Traditions and celebrations during Ramadan

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After two years of health and safety measures changing how people globally were able to celebrate the Muslim holy month of Ramadan, the rollback of COVID-19 preventative measures this year is bringing celebrations closer to what they were prior to March 2020. اضافة اعلان

Worldwide, around 1.6 billion Muslims will be observing Ramadan. And while daytime fasting is shared amongst those observing, celebrations and traditions differ around the world.

Illuminating neighborhoods

Large lanterns hang along meters of rope strung across streets in Egypt, welcoming Ramadan by colorfully illuminating various neighborhoods. Jordan, Saudi, Kuwait, and many other countries share the decorations of bright crescent moons and colorful lights.

For many Muslims, Ramadan and social gatherings are deeply related.

After iftar and taraweeh prayers end, Egyptian men usually meet in street cafes under the street lights to play chess and Backgammon, while the women gather to enjoy sweets, catch up, and watch TV series together.

Gatherings continue till suhoor, with dried fava beans — or foul — being the most famous dish in Egypt.


In Iraqi villages, the game Mheibes, or hide the ring — one of the oldest popular games in Iraq dating back to the Abbasid era between the eighth and 13th century — is enjoyed after ftour (breakfast) and prayers.

The game includes two teams. Each team attempts to hide a ring from the opposition, then the opposing team nominates a player who only has one chance to guess who is holding the ring.
Worldwide, around 1.6 billion Muslims will be observing Ramadan. And while daytime fasting is shared amongst those observing, celebrations and traditions differ around the world.
Studying facial expressions, ruling out players that the guesser is sure does not have the ring, and other techniques make for an interesting game all around.

When a player rules out a hand holding the ring, the ring is exposed followed by shouting the word “batt,” meaning “stay the night” in an Arabic Iraqi dialect, and the ring is once again hidden.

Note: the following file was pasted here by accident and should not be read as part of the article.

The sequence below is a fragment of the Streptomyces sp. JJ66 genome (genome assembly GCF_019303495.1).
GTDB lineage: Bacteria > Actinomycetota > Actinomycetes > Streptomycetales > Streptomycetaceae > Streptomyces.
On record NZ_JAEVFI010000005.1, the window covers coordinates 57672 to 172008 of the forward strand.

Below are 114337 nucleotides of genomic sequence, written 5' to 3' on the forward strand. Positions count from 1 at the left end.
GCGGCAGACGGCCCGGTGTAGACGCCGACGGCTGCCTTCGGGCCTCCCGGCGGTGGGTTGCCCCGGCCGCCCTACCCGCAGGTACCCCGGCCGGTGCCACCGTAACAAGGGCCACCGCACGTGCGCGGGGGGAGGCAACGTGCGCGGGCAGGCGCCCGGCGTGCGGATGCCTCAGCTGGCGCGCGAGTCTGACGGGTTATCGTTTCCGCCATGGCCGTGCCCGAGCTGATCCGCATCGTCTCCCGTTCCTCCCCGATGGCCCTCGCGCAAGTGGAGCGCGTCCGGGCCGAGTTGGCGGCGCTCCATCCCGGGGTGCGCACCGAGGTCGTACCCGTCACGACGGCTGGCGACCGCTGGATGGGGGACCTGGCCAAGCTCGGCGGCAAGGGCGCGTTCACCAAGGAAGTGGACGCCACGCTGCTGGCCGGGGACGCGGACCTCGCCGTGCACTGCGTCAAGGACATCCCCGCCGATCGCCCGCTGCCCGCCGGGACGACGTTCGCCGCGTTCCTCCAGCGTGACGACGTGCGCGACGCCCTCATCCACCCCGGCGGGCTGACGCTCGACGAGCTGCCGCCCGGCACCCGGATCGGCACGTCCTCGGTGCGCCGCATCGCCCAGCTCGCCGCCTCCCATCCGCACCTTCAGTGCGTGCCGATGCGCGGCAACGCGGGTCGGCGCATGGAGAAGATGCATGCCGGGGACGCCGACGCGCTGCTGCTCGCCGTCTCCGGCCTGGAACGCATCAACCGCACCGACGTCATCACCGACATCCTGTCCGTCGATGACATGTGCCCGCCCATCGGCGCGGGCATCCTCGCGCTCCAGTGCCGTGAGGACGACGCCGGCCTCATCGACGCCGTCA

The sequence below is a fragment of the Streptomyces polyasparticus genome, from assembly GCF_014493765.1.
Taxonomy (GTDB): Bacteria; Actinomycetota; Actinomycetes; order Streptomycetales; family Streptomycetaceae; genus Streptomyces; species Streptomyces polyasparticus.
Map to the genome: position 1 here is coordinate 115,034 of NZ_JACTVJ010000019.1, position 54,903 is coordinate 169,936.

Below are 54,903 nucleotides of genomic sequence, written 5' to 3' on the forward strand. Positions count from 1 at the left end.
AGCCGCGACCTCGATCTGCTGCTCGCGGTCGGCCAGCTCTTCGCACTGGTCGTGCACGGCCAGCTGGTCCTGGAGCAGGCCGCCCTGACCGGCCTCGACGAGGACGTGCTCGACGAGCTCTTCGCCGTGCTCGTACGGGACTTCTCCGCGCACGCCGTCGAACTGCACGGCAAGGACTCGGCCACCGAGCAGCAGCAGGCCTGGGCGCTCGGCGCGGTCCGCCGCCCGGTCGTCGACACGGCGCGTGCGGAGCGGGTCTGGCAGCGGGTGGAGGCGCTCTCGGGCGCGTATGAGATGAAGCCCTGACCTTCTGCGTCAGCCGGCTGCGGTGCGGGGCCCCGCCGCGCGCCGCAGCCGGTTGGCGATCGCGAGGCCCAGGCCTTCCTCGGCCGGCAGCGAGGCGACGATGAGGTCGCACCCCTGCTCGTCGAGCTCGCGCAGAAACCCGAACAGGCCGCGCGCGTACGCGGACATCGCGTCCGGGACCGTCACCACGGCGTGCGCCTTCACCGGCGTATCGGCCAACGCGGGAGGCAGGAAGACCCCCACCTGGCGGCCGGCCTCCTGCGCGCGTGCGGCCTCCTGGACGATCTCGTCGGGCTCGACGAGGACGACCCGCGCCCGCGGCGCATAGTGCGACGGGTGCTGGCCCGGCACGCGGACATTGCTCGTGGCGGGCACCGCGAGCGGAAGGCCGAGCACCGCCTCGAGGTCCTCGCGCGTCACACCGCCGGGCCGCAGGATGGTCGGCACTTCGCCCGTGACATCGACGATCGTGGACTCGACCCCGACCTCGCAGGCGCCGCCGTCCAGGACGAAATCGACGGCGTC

A Mheibes tournament is held between villages daily during Ramadan.

Food holds added importance in Ramadan, as elaborate meals and traditional foods are prepared for family and friends as they break their fast.

Iraqis, on the first day of Ramadan, usually cook their famous meal, Dolma. Breaking their fast with traditional stuffed vegetables cooked in tomato sauce alongside condiments and cooked meat is common for many Iraqis, both in Iraq and abroad.

Saudi coffee all night

For Saudis, water, dates, and yogurt are how they break their fast. This is so they do not irritate the stomach and can gradually start eating cooked meals, usually consisting of some variety of rice and chicken or meat. 

Drinks, much like food, are also of added significance in Ramadan, and for Saudis, coffee is a staple of Ramadan.

The coffee is served to family members, friends, and visitors throughout the night. Saudi coffee is known to be lighter than Arabic coffee and more golden in color because of how it’s roasted. It is usually served with dates and nuts.

As a rule, the host has to serve the coffee with their right hand and fill it with more than half. If the guest swirls the cup, it indicates that they would like more, and if they are done, they refrain from swirling. 

common pastry

To many, the Ramadan table is incomplete without the famous fried pastry appetizer. Whether you call it Börek like in Turkey and Tunisia or Samosa like in Pakistan, this crispy pastry filled with meat or cheese and deep fried in hot oil is not something you can replace or go without.


From Jordan to Kuwait, Gargee’an, a traditional celebration that aims to educate children on Ramadan’s importance, is held for three days in the middle of the month.

Kids dressed in traditional Kuwaiti and Jordanian attire wander the streets and sing educational and traditional songs to kids, neighbors, and family while distributing and collecting candy and nuts.


A token of Ramadan traditions is the Msaharati or the drummer.

Responsible for waking Muslims just before dawn to drink water and eat suhoor before they begin their fast, the Msaharati strolls around the streets he’s appointed to, beats his drum, and sings hymns and religious songs.

The best part about this tradition is when neighborhood children accompany the Msaharati on his mission and fill the streets with joy and laughter.

Ramadan cannon

Like the Msaharati, the cannon is another Ramadan staple and tradition. Despite technological advancements, Ramadan cannons are still used to this day in most Arab countries.

The cannon launch indicates to observant Muslims that it is time to break the daily fast. Many stories trace this tradition back to Egypt, where Sayf ad-Din Khushqadam — a Mamluk sultan of Egypt — and his entourage experimented with the cannon near iftar time. People heard the boom and a new tradition was born.

According to stories, the sultan ordered the cannon to launch every day for iftar during Ramadan.

Other stories trace the beginning of this tradition to Muhammad Ali Pasha, the Ottoman sultan of Egypt from 1805-1848, when he wanted to check a new cannon that arrived from Italy. Others trace it to Ismail Pasha, Khedive of Egypt from 1863-1879, accidentally launching a cannon near dusk time.

While the accurate history of the cannon is unclear, the tradition spread to many Muslim countries including Jordan, Lebanon, and Turkey, and is still carried on today.

All of these sounds and traditions are attached to Ramadan, and wherever they are heard or seen, the tradition comes back to life.

This is Ramadan’s charm, with some customs unique to certain areas, others widespread across the Muslim world, and the recognition and celebration of the holy month uniting Muslims around the world.

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